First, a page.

Do You Have an Interesting Pesach Minhag?
We are Syrian and in our family we have this tradition to walk around the table with matzah on our backs and say, “Misharotam tzerurot b’simlotam al shichman.” The head of the house then asks in Arabic, “From where are you coming?” We all answer, “Miztrayim.” Then he asks, “Where are you going?” To which we all respond, “Yerushalayim.” We then all sing “L’Shana Haba b’ Yerushalayim!”
We have a minhag to refrain from eating black olives the whole month of Nissan.
We walk around the table and hit each other’s backs with leeks or scallions to recreate the Egyptians hitting the Jews.
My grandmother always put all her jewelry on the table. This was done to remember how the Yidden got gold and silver from the Mitzriyim in Parshas Shemos.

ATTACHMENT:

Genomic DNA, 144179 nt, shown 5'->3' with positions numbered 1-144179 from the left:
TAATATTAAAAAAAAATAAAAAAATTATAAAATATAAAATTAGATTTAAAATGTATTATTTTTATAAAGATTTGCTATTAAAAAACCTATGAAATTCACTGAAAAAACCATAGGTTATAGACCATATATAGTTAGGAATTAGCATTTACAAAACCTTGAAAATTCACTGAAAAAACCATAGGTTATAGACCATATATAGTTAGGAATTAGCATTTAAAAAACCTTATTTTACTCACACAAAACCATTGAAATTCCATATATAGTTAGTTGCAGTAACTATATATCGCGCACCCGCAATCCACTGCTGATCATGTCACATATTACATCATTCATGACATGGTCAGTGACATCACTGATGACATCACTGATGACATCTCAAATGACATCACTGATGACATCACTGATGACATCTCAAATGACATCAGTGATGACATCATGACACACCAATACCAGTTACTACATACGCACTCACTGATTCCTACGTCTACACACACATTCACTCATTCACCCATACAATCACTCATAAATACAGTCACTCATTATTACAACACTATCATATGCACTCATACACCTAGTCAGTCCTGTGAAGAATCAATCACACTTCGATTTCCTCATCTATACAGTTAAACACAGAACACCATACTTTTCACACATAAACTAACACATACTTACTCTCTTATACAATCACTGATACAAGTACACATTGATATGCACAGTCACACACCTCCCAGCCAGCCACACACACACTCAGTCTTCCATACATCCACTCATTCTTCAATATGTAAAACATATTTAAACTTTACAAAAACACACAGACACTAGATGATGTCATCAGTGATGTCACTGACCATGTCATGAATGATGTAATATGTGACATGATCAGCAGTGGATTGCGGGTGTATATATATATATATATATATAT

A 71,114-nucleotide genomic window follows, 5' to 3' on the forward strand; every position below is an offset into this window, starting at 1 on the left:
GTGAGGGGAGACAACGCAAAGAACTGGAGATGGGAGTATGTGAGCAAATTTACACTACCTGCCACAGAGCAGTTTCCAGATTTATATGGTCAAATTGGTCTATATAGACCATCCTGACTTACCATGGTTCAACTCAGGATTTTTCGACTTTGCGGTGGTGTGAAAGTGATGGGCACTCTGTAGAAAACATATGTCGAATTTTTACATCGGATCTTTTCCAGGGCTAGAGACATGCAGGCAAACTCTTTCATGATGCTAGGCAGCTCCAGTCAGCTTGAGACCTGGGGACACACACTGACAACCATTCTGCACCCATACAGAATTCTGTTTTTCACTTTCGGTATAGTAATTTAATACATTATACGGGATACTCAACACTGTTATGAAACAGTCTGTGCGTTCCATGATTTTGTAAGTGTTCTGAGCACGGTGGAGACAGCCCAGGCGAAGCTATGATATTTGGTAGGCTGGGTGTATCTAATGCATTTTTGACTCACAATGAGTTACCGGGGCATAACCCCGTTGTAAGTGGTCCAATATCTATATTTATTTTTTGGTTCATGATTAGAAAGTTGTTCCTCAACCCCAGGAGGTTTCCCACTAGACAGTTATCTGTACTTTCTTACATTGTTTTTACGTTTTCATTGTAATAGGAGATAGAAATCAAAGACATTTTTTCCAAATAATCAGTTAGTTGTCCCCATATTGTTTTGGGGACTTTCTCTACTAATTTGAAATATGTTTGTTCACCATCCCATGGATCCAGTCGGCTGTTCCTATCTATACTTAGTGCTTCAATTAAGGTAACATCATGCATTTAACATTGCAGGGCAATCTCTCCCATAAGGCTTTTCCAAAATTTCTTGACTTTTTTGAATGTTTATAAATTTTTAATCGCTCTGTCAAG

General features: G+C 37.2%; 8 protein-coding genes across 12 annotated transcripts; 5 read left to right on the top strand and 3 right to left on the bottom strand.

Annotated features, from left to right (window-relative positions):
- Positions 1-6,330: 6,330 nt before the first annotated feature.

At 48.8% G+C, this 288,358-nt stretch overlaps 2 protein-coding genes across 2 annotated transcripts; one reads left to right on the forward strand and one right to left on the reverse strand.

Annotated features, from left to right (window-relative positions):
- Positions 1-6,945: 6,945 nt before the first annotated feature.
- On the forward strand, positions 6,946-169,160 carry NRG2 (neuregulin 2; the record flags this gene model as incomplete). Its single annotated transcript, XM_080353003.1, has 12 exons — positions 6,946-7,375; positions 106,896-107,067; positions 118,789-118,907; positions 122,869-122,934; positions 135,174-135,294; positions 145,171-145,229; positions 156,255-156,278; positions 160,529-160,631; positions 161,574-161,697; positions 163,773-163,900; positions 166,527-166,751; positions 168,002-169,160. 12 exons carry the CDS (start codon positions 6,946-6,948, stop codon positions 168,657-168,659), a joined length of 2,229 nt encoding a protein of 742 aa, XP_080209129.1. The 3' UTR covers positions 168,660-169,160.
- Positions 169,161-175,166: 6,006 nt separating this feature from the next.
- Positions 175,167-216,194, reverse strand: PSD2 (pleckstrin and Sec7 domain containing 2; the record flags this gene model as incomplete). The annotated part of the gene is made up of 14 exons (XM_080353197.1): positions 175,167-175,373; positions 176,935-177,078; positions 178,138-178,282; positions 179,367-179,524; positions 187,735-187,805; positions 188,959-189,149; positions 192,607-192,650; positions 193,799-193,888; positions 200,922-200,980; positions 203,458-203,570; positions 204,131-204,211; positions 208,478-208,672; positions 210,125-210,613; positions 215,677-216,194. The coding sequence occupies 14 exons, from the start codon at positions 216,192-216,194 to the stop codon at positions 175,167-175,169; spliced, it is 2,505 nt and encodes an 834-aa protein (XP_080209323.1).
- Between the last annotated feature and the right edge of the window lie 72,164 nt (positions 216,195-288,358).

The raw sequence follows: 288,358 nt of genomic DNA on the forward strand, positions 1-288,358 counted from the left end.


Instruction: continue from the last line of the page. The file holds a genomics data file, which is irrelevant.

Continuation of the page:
My wife, a”h, was from Salonika, Greece. Her family would not eat potatoes or rice on Pesach. Interestingly enough, peas were allowed, but only if they were freshly shelled.
I wouldn’t call this a minhag, per se, but we eat borsht with potatoes every Pesach. I like to think it is to commemorate the plague of blood, but in reality I think it just makes my Russian parents happy and reminds them of home.
My father was a Rav and he had a minhag to not “mish” on Pesach. Meaning, we were not allowed to eat in anyone’s house, even if it was pre-packaged food or water.
We keep the lulav from Sukkos and burn it together with the chometz.
We are Bucharian and Pesach is a holiday rich in culture for us. At the Seder the men and women wear the jomah, a special Bucharian robe with gold embroidery and bold colors. We serve special dishes like a yummy soup called Oshi Mazozgoshak, which consists of egg, matzah, and meat.